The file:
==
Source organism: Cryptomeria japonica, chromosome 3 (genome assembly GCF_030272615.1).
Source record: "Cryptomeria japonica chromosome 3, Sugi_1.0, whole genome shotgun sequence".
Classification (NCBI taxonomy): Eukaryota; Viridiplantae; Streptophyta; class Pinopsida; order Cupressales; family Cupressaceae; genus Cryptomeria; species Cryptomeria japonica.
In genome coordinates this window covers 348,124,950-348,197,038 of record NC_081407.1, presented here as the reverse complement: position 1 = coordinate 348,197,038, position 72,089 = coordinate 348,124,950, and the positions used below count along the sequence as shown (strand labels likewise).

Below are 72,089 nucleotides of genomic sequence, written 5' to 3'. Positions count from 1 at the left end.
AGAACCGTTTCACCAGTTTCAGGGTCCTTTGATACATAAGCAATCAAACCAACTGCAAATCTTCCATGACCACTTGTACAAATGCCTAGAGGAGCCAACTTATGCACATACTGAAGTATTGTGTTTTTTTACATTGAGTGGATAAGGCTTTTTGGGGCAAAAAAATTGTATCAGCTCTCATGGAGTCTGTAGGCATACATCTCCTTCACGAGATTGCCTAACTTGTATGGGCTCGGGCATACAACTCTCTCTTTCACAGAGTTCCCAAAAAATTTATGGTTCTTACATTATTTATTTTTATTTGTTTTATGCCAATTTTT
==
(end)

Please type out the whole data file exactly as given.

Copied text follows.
Source organism: Cryptomeria japonica, chromosome 3 (genome assembly GCF_030272615.1).
Source record: "Cryptomeria japonica chromosome 3, Sugi_1.0, whole genome shotgun sequence".
Classification (NCBI taxonomy): Eukaryota; Viridiplantae; Streptophyta; class Pinopsida; order Cupressales; family Cupressaceae; genus Cryptomeria; species Cryptomeria japonica.
In genome coordinates this window covers 348,124,950-348,197,038 of record NC_081407.1, presented here as the reverse complement: position 1 = coordinate 348,197,038, position 72,089 = coordinate 348,124,950, and the positions used below count along the sequence as shown (strand labels likewise).

Below are 72,089 nucleotides of genomic sequence, written 5' to 3'. Positions count from 1 at the left end.
AGAACCGTTTCACCAGTTTCAGGGTCCTTTGATACATAAGCAATCAAACCAACTGCAAATCTTCCATGACCACTTGTACAAATGCCTAGAGGAGCCAACTTATGCACATACTGAAGTATTGTGTTTTTTTACATTGAGTGGATAAGGCTTTTTGGGGCAAAAAAATTGTATCAGCTCTCATGGAGTCTGTAGGCATACATCTCCTTCACGAGATTGCCTAACTTGTATGGGCTCGGGCATACAACTCTCTCTTTCACAGAGTTCCCAAAAAATTTATGGTTCTTACATTATTTATTTTTATTTGTTTTATGCCAATTTTT